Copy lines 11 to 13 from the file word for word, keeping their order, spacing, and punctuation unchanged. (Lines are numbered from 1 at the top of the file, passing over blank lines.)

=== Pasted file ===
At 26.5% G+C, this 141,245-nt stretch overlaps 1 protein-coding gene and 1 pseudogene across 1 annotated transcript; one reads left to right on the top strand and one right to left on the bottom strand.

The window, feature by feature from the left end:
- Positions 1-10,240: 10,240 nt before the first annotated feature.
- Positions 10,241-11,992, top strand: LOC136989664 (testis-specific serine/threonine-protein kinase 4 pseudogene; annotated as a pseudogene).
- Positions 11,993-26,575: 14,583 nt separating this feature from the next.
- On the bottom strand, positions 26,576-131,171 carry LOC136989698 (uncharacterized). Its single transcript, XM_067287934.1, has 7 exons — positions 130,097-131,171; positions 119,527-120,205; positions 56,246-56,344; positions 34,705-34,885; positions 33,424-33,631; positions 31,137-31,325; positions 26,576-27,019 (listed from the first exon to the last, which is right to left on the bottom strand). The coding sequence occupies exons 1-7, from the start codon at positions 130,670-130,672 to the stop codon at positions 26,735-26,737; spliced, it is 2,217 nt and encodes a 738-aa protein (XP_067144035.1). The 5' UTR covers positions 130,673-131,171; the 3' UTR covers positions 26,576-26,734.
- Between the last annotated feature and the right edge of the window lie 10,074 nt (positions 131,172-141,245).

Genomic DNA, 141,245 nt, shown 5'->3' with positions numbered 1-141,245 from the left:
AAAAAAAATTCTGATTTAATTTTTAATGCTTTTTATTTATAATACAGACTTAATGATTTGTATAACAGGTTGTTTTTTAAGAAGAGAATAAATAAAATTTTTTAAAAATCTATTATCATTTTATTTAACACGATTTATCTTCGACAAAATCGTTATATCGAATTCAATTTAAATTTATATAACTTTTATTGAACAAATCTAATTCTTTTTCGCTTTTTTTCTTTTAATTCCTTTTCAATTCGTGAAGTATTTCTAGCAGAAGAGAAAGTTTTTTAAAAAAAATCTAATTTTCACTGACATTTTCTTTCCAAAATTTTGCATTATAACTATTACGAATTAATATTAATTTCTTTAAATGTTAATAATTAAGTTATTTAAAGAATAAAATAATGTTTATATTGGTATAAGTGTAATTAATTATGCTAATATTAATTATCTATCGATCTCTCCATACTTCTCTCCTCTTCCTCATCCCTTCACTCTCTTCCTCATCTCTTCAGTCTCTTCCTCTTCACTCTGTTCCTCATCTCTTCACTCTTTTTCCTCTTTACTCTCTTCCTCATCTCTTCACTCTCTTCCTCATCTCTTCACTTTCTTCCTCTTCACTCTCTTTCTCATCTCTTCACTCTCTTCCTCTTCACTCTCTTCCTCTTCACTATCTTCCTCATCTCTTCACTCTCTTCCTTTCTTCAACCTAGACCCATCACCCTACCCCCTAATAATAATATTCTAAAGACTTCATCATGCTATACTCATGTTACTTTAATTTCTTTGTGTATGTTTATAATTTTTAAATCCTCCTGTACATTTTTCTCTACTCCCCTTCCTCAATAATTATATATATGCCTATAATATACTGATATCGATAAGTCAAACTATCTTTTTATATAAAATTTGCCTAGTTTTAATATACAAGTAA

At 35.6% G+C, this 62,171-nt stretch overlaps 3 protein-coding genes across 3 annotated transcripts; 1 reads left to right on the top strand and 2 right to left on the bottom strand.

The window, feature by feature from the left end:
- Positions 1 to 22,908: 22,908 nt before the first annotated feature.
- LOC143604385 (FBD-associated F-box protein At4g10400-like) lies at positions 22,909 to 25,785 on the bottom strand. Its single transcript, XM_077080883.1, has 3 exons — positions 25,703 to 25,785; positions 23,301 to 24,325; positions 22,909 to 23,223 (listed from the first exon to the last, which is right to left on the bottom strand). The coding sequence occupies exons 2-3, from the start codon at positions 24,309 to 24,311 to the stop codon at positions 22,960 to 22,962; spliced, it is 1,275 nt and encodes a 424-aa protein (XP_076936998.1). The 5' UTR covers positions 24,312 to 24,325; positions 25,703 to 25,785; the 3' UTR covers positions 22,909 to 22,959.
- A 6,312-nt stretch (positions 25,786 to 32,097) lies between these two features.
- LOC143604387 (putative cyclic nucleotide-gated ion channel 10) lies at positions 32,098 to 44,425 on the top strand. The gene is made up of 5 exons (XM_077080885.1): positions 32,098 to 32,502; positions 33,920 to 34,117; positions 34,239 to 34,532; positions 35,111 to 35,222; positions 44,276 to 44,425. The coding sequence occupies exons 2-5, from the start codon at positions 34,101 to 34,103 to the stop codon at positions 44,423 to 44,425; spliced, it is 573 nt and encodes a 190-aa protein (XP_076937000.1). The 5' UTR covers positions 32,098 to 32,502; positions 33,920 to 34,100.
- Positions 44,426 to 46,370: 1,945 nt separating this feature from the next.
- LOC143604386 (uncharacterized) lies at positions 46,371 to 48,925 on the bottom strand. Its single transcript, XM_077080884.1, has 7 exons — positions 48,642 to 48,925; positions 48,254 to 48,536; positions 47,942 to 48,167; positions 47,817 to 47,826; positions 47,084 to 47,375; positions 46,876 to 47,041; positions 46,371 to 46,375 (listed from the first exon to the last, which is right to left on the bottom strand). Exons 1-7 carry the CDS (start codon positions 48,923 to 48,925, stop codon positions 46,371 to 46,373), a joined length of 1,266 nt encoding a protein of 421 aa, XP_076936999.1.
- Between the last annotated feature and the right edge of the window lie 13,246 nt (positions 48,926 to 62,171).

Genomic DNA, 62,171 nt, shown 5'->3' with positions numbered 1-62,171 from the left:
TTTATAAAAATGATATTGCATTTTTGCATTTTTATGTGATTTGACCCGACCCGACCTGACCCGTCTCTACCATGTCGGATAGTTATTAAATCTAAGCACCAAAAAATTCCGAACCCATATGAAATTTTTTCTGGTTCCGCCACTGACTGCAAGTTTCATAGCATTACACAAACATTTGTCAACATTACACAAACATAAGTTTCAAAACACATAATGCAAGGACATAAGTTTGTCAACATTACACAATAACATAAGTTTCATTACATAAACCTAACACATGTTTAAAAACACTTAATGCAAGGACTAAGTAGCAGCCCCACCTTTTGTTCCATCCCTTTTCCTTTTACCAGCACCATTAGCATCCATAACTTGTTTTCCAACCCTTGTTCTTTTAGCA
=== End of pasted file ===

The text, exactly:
The window, feature by feature from the left end:
- Positions 1 to 22,908: 22,908 nt before the first annotated feature.
- LOC143604385 (FBD-associated F-box protein At4g10400-like) lies at positions 22,909 to 25,785 on the bottom strand. Its single transcript, XM_077080883.1, has 3 exons — positions 25,703 to 25,785; positions 23,301 to 24,325; positions 22,909 to 23,223 (listed from the first exon to the last, which is right to left on the bottom strand). The coding sequence occupies exons 2-3, from the start codon at positions 24,309 to 24,311 to the stop codon at positions 22,960 to 22,962; spliced, it is 1,275 nt and encodes a 424-aa protein (XP_076936998.1). The 5' UTR covers positions 24,312 to 24,325; positions 25,703 to 25,785; the 3' UTR covers positions 22,909 to 22,959.